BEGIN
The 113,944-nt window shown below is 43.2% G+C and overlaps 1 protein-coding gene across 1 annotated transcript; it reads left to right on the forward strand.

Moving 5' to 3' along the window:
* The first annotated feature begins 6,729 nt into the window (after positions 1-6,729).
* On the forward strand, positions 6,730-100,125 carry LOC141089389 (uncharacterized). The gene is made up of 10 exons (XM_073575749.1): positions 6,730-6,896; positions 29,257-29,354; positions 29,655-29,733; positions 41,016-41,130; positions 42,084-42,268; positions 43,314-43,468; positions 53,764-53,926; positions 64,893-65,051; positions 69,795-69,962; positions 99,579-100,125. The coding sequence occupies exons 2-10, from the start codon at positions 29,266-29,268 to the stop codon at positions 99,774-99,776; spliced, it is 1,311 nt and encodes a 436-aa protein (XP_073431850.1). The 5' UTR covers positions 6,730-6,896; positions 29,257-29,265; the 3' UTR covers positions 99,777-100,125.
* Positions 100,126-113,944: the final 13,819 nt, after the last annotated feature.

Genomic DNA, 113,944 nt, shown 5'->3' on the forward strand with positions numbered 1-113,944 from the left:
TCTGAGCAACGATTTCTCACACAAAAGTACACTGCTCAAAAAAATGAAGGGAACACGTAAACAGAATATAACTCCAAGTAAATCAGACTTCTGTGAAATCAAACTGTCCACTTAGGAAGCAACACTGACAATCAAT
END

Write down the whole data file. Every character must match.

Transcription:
The 113,944-nt window shown below is 43.2% G+C and overlaps 1 protein-coding gene across 1 annotated transcript; it reads left to right on the forward strand.

Moving 5' to 3' along the window:
* The first annotated feature begins 6,729 nt into the window (after positions 1-6,729).
* On the forward strand, positions 6,730-100,125 carry LOC141089389 (uncharacterized). The gene is made up of 10 exons (XM_073575749.1): positions 6,730-6,896; positions 29,257-29,354; positions 29,655-29,733; positions 41,016-41,130; positions 42,084-42,268; positions 43,314-43,468; positions 53,764-53,926; positions 64,893-65,051; positions 69,795-69,962; positions 99,579-100,125. The coding sequence occupies exons 2-10, from the start codon at positions 29,266-29,268 to the stop codon at positions 99,774-99,776; spliced, it is 1,311 nt and encodes a 436-aa protein (XP_073431850.1). The 5' UTR covers positions 6,730-6,896; positions 29,257-29,265; the 3' UTR covers positions 99,777-100,125.
* Positions 100,126-113,944: the final 13,819 nt, after the last annotated feature.

Genomic DNA, 113,944 nt, shown 5'->3' on the forward strand with positions numbered 1-113,944 from the left:
TCTGAGCAACGATTTCTCACACAAAAGTACACTGCTCAAAAAAATGAAGGGAACACGTAAACAGAATATAACTCCAAGTAAATCAGACTTCTGTGAAATCAAACTGTCCACTTAGGAAGCAACACTGACAATCAAT